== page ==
Have you ever been in a meeting where some participants remain adamant about their position without taking time to listen to others? Or have you been part of a group that had to make an important decision but didn’t know how?
In the 1980s, Canadian Jesuits (notably John English, SJ), religious sisters, and lay people brought their experience of the Spiritual Exercises and personal discernment to a group context. This discernment in common allows organizations, religious or not, to become more aware of their identity, their raison d’être, and their mission, and thus to conduct their work in a coherent manner with the help of personal reflection, time, and space for each person to speak, actively listen, and use an Ignatian framework, among other tools.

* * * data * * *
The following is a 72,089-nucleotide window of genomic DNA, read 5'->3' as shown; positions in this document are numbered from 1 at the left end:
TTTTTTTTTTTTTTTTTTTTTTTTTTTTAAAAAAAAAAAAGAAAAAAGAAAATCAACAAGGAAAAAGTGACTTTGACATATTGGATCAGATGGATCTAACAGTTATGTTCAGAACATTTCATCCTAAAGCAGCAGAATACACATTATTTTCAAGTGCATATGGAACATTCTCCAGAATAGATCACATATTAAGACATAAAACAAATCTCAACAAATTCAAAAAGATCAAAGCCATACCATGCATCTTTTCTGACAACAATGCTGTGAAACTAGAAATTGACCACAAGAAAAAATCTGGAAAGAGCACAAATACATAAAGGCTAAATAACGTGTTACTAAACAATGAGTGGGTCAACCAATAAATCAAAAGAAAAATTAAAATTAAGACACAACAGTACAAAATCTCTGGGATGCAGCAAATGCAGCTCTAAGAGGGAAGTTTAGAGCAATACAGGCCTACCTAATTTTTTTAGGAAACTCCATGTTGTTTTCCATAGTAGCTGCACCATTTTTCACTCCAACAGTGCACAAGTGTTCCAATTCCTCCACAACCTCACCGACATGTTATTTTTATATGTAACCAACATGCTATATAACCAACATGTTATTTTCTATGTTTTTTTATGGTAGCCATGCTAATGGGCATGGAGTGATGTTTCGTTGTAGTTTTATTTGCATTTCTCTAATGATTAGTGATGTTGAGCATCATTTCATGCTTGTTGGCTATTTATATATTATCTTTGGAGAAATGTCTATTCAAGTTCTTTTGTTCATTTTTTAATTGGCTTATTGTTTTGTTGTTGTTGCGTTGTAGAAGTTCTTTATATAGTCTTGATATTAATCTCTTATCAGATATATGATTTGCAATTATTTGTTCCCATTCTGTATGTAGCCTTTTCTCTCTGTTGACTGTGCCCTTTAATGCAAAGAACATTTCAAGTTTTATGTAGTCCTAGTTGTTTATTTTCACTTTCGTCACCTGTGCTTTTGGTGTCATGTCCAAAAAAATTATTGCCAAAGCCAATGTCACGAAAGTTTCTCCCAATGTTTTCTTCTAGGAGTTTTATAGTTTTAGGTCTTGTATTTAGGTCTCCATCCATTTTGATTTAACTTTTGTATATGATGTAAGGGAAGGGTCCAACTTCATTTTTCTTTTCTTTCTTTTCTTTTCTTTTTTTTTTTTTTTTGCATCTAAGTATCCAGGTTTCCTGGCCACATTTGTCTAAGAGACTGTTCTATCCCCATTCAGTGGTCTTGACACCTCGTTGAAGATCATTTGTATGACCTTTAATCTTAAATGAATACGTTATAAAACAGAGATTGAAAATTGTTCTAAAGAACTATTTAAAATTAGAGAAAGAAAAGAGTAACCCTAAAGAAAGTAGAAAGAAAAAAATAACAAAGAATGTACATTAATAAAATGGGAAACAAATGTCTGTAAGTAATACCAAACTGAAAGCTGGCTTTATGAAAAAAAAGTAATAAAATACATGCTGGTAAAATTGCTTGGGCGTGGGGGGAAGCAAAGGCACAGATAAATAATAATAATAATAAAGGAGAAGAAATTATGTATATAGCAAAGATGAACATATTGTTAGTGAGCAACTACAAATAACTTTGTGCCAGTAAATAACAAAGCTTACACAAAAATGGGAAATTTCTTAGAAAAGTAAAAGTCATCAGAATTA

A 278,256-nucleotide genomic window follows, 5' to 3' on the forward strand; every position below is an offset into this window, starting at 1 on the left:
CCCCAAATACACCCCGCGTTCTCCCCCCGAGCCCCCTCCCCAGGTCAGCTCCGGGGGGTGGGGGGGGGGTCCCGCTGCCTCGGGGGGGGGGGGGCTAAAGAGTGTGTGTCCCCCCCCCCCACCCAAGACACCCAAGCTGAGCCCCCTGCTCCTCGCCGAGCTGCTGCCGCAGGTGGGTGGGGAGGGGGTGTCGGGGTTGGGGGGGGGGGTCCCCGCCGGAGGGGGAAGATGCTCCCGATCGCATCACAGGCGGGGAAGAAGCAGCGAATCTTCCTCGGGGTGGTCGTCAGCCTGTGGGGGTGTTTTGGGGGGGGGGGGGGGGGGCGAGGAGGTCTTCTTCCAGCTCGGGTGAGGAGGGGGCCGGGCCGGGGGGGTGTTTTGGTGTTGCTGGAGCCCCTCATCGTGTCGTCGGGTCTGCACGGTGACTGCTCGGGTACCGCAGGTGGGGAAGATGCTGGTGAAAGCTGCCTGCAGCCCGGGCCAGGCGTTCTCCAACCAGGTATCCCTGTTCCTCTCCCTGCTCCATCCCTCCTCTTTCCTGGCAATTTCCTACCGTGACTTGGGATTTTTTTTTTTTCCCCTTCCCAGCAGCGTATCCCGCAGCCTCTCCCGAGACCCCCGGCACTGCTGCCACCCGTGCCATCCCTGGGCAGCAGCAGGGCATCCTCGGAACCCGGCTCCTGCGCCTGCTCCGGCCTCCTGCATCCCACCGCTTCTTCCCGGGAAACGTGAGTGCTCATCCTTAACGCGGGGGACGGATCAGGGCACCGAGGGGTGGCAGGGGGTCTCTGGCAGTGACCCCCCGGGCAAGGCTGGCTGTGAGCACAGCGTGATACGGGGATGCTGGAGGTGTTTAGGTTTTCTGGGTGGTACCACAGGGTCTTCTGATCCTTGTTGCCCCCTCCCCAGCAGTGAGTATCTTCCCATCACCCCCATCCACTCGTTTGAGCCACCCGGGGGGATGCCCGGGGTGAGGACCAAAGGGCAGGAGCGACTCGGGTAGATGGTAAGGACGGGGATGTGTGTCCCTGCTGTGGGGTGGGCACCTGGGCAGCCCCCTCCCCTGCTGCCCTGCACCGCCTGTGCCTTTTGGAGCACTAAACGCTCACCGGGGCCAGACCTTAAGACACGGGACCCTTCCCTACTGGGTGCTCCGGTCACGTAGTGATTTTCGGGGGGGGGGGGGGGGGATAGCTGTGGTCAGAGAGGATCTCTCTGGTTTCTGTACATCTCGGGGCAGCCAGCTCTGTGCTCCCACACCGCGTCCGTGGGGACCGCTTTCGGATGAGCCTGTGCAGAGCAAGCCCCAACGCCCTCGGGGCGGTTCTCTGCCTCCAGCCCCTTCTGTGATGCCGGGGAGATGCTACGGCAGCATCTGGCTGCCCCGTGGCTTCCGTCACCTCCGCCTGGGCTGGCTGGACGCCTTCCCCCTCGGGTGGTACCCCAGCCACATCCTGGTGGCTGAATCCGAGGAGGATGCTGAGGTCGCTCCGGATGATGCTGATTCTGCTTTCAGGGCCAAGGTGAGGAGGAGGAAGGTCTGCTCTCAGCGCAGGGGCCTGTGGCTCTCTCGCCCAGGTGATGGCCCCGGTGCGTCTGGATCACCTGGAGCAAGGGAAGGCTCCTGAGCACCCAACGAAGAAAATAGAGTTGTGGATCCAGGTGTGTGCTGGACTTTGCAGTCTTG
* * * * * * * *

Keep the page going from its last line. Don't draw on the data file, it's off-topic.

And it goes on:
“It’s really a legacy that the province has developed,” says Xavière Sister Laurence Loubières, a legacy that has been renewed in recent years with the creation of the Service of Discernment in Common, where she serves as director. This service is geared toward religious organizations but will be available to the business world, among other sectors, as well. Let’s take a closer look at this process.